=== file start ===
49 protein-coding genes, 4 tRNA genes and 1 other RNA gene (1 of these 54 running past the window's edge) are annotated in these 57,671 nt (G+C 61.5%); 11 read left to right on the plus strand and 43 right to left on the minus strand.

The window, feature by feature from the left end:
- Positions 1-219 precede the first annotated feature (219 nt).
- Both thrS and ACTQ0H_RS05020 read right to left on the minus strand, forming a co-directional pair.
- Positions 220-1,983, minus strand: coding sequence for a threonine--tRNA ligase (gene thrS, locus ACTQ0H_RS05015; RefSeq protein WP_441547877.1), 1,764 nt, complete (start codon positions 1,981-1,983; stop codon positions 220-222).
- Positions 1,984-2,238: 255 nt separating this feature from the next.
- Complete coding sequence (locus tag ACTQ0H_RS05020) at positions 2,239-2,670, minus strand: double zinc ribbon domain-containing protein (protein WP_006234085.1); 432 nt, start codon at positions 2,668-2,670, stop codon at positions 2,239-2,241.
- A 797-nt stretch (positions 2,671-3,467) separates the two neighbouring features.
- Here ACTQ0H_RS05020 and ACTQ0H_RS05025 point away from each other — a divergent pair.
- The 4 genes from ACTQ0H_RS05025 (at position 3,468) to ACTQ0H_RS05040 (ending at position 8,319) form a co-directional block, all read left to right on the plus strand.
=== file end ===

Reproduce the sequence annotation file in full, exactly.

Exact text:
49 protein-coding genes, 4 tRNA genes and 1 other RNA gene (1 of these 54 running past the window's edge) are annotated in these 57,671 nt (G+C 61.5%); 11 read left to right on the plus strand and 43 right to left on the minus strand.

The window, feature by feature from the left end:
- Positions 1-219 precede the first annotated feature (219 nt).
- Both thrS and ACTQ0H_RS05020 read right to left on the minus strand, forming a co-directional pair.
- Positions 220-1,983, minus strand: coding sequence for a threonine--tRNA ligase (gene thrS, locus ACTQ0H_RS05015; RefSeq protein WP_441547877.1), 1,764 nt, complete (start codon positions 1,981-1,983; stop codon positions 220-222).
- Positions 1,984-2,238: 255 nt separating this feature from the next.
- Complete coding sequence (locus tag ACTQ0H_RS05020) at positions 2,239-2,670, minus strand: double zinc ribbon domain-containing protein (protein WP_006234085.1); 432 nt, start codon at positions 2,668-2,670, stop codon at positions 2,239-2,241.
- A 797-nt stretch (positions 2,671-3,467) separates the two neighbouring features.
- Here ACTQ0H_RS05020 and ACTQ0H_RS05025 point away from each other — a divergent pair.
- The 4 genes from ACTQ0H_RS05025 (at position 3,468) to ACTQ0H_RS05040 (ending at position 8,319) form a co-directional block, all read left to right on the plus strand.